Elias Stimac: How long have you lived in New York, and what is it like to be a working playwright in such a theatrical town?

Liza Lentini: I moved to NYC in May of 1997 from Southern Illinois. Even though I grew up near Boston, I really was that girl who arrived wide-eyed with two suitcases, and planned to stay for a summer. New York is the place to be. All the clichés are true about this place: It's the toughest and the best. Not at all for the faint-hearted. There are some amazing opportunities for any artist who's willing to work for them.

Elias Stimac: Who were your writing inspirations growing up?

Liza Lentini: When I was young I saw a production of Beckett's Happy Days on television, and I remember feeling as though I'd found my calling. I understood this wacky woman, and what she was trying to communicate. What's important to note is that the production was in French, and I don't speak a word. I love Beckett to this day, also Pinter, Ionesco, and Caryl Churchill, to name a few. I think that playwrights have a very special ear, and feel drawn to do something with it. It's a very tough profession; I'm not sure if anyone chooses it, or if it chooses them. But I've always been a writer – even since childhood.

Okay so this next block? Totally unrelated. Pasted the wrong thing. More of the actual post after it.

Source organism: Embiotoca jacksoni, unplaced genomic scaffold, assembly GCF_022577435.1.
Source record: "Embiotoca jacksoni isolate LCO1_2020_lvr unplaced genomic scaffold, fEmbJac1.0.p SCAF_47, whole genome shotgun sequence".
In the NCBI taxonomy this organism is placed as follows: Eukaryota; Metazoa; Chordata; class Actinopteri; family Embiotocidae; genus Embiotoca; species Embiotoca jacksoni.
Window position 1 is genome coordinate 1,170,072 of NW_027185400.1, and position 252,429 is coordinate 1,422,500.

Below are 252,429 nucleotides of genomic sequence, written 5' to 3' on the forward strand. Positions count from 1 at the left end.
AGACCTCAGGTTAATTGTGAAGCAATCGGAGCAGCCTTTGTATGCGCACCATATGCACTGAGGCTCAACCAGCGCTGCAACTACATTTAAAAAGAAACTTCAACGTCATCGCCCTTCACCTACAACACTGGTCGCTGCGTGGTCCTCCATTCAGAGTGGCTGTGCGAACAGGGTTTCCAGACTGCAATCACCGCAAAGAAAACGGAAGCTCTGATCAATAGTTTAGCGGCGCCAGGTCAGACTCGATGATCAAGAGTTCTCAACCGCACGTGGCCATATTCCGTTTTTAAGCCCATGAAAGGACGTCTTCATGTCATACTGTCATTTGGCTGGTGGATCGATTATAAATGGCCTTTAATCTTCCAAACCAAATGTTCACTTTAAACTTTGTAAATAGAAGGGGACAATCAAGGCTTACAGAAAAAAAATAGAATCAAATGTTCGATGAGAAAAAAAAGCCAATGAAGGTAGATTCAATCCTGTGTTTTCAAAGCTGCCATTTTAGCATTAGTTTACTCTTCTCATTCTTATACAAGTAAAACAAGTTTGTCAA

Elias Stimac: How did the script for "The Euthanasist" come about?

Liza Lentini: I had a friend who, very casually one day, mentioned that her uncle had been a euthanasist. He lived in London, and decided he wanted to help terminally ill men and women, at their own pursuance, hasten their death. The other part to his story is that he ended up in a mental institution, and though euthanasists certainly exist, it gave the story a strange, epic fictitiousness. I didn’t know his name, or even any valid details. The conversation stuck with me, and I felt I had no choice but to explore the life of this character on paper, and eventually, stage.

Elias Stimac: Did you set out to write what some are calling a "provocative" piece of theatre?

Liza Lentini: Not at all. This is a story about a woman (in this case, but it was written for either a man or a woman) who, like all great characters, is defined by her actions. It's a very personal topic for most people because, sadly, many have watched a loved one die. The play doesn't take a stance on the issue of euthanasia or doctor assisted dying -- it let's you decide for yourself how you wish to feel about it.

Elias Stimac: What is it like having a production done at the legendary PS 122?

Liza Lentini: I've had a wonderful experience. The play was initially developed and produced by Manhattan Repertory Theatre in December of 2006, and so this process was different, because through a development period, there’s a tremendous focus on the script. With this current production, I've been able to sit back and enjoy the production process as it unfolds. It's been great, and an honor to be in such a reputable theater.

Elias Stimac: Tell us about your two plays in this year's Fringe Festival.